Semple subsequently created his own super-dark acrylic paint, and in 2017, the Massachusetts-based NanoLab released its own light-obliterating black coating called Singularity Black. Both substances were available for artists to purchase and use, though neither were as dark as Vantablack. The MIT black, however, is the darkest of them all, “10 times blacker than anything that has previously been reported,” according to the university.
Ironically, the new black on the block came about by accident. Brian Wardle, a professor of aeronautics and astronautics at MIT, and Kehang Cui, a former MIT postdoctoral student who is now a professor at Shanghai Jiao Tong University, made the discovery while tinkering with ways to grow carbon nanotubes (CNTs) on electrically conducting materials like aluminum, according to CNN’s Kendall Trammell. CNTs are tiny carbon cylinders that trap and absorb light—they were used in the manufacture of both Vantablack and Singularity Black.
“With this sort of class of materials, it's actually natural processes that create them,” Wardle explains in an interview with Carol Off of the CBC. “We grow them from a catalyst nanoparticle seed, super saturated with gaseous carbon, and then that starts to extrude a carbon hollow tube very quickly. And when you get lots of catalyst particles working next to each other, and you get 50 billion per square centimetre, you can grow grass or, if you get the recipe right, you can grow a forest of these nanotubes.”
Wardle and Cui suspected that growing CNTs on aluminum would enhance the material’s thermal and electrical properties, and they turned out to be right. But the researchers did not anticipate just how dark the resulting substance would be. They found that it was gulping up light from every angle, to an even greater degree than Vantablack. And that’s when they turned to Strebe, an artist-in-residence at the MIT Center for Art, Science, and Technology.
Strebe wanted to showcase the new ultra-black on a diamond because like CNTs, diamonds are made from carbon, yet they are highly reflective. “The unification of extreme opposites in one object and the particular aesthetic features of the CNTs caught my imagination for this art project,” Strebe explains.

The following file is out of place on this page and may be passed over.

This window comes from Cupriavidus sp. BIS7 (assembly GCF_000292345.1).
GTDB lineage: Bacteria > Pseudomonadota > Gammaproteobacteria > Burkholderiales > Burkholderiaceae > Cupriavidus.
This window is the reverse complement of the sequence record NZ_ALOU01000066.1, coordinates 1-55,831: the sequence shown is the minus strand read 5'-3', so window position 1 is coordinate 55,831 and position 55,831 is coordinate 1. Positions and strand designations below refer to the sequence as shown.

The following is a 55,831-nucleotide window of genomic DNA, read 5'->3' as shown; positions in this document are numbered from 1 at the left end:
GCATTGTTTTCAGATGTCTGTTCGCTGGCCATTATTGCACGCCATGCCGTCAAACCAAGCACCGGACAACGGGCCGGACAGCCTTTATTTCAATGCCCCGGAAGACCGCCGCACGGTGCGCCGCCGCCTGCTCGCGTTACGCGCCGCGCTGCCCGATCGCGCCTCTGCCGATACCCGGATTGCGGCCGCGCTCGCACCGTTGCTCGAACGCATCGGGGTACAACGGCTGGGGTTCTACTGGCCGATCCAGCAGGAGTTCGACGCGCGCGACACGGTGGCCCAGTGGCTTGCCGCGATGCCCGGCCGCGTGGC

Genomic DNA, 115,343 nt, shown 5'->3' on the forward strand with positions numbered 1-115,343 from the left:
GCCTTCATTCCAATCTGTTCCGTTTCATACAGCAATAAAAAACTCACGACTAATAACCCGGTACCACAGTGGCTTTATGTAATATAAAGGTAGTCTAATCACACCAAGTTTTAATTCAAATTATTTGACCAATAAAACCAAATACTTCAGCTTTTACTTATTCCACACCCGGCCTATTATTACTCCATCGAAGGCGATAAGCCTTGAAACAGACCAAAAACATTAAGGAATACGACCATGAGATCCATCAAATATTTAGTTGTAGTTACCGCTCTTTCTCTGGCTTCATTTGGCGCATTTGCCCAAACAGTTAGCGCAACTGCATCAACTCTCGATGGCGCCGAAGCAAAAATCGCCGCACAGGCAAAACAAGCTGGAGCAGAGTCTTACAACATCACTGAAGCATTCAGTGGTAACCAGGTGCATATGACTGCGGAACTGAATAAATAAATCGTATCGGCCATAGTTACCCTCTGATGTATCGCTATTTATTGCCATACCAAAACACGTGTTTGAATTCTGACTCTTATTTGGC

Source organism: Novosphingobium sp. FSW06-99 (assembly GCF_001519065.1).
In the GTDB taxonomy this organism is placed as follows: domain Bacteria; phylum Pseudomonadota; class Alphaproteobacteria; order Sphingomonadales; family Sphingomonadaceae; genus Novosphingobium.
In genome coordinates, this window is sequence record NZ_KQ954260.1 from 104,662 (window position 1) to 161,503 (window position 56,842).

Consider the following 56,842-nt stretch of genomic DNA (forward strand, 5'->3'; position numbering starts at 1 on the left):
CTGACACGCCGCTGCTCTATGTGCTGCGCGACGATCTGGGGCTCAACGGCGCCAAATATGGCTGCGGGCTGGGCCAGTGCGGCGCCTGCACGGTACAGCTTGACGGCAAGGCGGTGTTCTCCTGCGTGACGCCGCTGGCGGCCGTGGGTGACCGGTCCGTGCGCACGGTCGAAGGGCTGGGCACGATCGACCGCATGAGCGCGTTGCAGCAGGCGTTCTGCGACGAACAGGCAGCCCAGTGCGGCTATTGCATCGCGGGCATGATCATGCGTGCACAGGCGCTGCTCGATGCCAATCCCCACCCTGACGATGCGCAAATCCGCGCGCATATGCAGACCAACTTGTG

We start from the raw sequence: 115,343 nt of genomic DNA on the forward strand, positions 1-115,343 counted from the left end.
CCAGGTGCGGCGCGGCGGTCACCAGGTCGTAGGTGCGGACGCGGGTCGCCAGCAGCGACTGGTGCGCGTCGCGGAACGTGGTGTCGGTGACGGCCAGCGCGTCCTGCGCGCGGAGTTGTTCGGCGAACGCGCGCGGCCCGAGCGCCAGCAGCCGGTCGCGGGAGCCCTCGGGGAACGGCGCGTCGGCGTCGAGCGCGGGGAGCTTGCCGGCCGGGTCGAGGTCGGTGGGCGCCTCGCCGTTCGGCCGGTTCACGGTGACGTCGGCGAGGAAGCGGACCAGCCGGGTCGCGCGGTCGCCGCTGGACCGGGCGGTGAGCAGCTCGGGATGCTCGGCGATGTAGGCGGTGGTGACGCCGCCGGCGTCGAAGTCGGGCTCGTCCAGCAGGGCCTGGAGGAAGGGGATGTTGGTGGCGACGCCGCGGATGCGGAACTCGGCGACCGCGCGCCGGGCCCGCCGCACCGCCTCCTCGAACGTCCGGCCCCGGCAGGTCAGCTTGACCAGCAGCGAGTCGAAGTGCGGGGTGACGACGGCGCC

The choice of venue for the new exhibition, which is titled “The Redemption of Vanity,” was also deliberate. “[T]here's a concept called ‘over painting’ where you maybe devalue something valuable,” Wardle tells Off. “But when you do that, perhaps actually you increase its value. So it's a bit of a challenge to the art community and that was part of the reason why we debuted the art piece at the New York Stock Exchange.”
It’s not just the art world that is interested in materials of nearly unfathomable blackness. According to MIT, the famed astrophysicist John Mather is already looking into the possibility of using the new black as the basis for a huge “star shade,” which would shield space telescopes from stray light. It was NASA, in fact, that commissioned Singularity Black from NanoLabs to reduce the glare on instruments used to observe distant stars.
Wardle and Cui have published details about discovery in the journal ACS-Applied Materials and Interfaces. But they think it’s only a matter of time before a new contender for the title of blackest black comes along.
“I think the blackest black is a constantly moving target,” Wardle says. “Someone will find a blacker material, and eventually we’ll understand all the underlying mechanisms, and will be able to properly engineer the ultimate black.”